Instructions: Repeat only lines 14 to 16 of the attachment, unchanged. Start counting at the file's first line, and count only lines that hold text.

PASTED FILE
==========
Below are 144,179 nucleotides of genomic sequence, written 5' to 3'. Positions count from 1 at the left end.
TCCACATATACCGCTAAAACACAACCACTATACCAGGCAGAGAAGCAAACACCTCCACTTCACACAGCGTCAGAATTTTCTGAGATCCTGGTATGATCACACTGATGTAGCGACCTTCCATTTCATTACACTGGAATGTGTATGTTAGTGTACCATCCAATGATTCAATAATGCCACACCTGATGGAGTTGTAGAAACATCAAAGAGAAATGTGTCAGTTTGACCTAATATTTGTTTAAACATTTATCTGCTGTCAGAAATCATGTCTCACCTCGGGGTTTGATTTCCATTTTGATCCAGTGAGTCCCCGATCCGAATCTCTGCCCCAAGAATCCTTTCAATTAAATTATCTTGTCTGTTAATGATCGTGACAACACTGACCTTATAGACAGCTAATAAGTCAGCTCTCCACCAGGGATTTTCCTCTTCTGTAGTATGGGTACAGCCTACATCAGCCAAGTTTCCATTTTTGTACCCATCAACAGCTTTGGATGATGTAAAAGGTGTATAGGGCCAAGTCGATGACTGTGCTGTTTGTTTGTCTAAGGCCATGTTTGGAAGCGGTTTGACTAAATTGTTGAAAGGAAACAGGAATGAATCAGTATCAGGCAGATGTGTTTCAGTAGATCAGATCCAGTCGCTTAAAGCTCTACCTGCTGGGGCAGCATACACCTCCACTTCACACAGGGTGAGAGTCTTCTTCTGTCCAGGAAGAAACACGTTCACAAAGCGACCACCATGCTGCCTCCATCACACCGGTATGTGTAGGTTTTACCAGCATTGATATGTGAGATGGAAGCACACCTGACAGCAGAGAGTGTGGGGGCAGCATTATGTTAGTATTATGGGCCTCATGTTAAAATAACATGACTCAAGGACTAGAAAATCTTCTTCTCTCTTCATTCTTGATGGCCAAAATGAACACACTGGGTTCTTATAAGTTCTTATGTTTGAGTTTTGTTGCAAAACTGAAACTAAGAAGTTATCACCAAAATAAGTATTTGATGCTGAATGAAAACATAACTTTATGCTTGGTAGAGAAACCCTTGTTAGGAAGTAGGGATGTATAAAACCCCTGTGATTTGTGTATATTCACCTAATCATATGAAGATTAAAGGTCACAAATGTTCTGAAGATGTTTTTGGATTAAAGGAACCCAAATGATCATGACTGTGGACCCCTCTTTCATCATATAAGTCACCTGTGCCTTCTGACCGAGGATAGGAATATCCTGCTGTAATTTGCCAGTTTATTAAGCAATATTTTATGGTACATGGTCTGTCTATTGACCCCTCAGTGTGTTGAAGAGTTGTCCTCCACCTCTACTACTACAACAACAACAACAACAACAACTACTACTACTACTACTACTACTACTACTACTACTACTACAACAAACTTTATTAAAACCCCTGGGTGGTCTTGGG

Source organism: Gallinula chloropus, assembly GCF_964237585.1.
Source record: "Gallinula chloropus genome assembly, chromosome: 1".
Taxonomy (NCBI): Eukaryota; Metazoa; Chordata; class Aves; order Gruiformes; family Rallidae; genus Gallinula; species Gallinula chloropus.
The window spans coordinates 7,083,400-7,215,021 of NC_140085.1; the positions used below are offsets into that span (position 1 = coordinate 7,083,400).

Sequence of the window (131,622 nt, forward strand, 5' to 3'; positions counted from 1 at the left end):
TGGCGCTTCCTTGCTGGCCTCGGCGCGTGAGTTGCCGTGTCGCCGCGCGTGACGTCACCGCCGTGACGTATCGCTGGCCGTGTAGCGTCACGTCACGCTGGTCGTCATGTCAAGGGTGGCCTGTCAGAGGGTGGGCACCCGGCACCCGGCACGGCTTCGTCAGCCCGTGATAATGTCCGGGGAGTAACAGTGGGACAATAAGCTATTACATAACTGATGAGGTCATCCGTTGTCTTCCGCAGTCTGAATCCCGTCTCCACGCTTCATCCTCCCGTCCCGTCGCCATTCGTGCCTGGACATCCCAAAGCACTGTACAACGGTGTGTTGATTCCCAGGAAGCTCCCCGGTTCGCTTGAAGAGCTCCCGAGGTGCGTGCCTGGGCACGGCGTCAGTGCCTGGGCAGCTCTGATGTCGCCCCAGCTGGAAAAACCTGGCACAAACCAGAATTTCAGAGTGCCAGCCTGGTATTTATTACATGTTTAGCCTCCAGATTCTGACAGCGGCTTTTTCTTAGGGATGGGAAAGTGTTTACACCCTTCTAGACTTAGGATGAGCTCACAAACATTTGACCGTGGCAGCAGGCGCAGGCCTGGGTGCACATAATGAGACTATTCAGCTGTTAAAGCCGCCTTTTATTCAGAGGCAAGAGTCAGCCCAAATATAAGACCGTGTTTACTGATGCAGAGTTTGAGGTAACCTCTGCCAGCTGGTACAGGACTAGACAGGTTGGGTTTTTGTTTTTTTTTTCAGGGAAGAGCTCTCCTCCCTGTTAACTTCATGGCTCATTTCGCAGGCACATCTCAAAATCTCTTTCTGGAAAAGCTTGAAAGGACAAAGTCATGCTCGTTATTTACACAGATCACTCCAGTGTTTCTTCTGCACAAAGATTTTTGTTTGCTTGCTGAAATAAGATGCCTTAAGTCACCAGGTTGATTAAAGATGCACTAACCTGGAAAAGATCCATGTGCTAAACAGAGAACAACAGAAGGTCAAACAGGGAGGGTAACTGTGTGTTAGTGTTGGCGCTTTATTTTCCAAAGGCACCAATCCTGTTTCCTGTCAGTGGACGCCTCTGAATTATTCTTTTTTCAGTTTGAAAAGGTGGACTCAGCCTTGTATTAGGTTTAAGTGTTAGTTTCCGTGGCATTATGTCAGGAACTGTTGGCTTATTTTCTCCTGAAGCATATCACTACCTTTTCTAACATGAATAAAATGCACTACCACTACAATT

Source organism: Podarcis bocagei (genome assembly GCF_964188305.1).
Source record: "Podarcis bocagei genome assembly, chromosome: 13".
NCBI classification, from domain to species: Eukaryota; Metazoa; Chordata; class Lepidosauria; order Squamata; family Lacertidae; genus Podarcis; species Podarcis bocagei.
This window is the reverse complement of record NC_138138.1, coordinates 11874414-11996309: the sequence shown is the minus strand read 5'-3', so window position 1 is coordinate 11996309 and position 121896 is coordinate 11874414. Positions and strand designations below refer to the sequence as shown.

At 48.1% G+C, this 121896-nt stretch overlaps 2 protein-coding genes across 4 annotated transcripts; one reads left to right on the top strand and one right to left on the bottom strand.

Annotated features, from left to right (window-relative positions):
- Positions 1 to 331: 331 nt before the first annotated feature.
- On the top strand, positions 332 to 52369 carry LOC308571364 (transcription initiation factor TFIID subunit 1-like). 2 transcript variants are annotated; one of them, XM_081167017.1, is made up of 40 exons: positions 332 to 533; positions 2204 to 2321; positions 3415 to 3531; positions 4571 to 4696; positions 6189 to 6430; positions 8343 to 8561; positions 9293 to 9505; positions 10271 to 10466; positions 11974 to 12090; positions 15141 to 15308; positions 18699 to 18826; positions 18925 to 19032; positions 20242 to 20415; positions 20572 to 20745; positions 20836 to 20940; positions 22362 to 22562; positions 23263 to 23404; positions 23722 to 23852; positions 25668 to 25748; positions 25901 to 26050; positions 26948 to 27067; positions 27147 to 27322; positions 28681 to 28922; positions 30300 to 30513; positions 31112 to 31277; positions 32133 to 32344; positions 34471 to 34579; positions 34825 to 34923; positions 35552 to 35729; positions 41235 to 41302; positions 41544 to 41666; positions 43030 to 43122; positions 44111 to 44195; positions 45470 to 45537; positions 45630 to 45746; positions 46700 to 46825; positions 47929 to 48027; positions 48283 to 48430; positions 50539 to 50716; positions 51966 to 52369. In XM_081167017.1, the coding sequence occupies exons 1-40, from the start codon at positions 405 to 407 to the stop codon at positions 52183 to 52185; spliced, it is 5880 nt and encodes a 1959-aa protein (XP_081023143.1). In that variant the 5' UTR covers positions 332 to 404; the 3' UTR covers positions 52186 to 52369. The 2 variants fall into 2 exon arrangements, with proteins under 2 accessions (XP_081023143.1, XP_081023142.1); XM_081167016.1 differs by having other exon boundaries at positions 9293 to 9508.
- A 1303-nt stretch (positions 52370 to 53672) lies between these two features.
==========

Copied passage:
Annotated features, from left to right (window-relative positions):
- Positions 1 to 331: 331 nt before the first annotated feature.
- On the top strand, positions 332 to 52369 carry LOC308571364 (transcription initiation factor TFIID subunit 1-like). 2 transcript variants are annotated; one of them, XM_081167017.1, is made up of 40 exons: positions 332 to 533; positions 2204 to 2321; positions 3415 to 3531; positions 4571 to 4696; positions 6189 to 6430; positions 8343 to 8561; positions 9293 to 9505; positions 10271 to 10466; positions 11974 to 12090; positions 15141 to 15308; positions 18699 to 18826; positions 18925 to 19032; positions 20242 to 20415; positions 20572 to 20745; positions 20836 to 20940; positions 22362 to 22562; positions 23263 to 23404; positions 23722 to 23852; positions 25668 to 25748; positions 25901 to 26050; positions 26948 to 27067; positions 27147 to 27322; positions 28681 to 28922; positions 30300 to 30513; positions 31112 to 31277; positions 32133 to 32344; positions 34471 to 34579; positions 34825 to 34923; positions 35552 to 35729; positions 41235 to 41302; positions 41544 to 41666; positions 43030 to 43122; positions 44111 to 44195; positions 45470 to 45537; positions 45630 to 45746; positions 46700 to 46825; positions 47929 to 48027; positions 48283 to 48430; positions 50539 to 50716; positions 51966 to 52369. In XM_081167017.1, the coding sequence occupies exons 1-40, from the start codon at positions 405 to 407 to the stop codon at positions 52183 to 52185; spliced, it is 5880 nt and encodes a 1959-aa protein (XP_081023143.1). In that variant the 5' UTR covers positions 332 to 404; the 3' UTR covers positions 52186 to 52369. The 2 variants fall into 2 exon arrangements, with proteins under 2 accessions (XP_081023143.1, XP_081023142.1); XM_081167016.1 differs by having other exon boundaries at positions 9293 to 9508.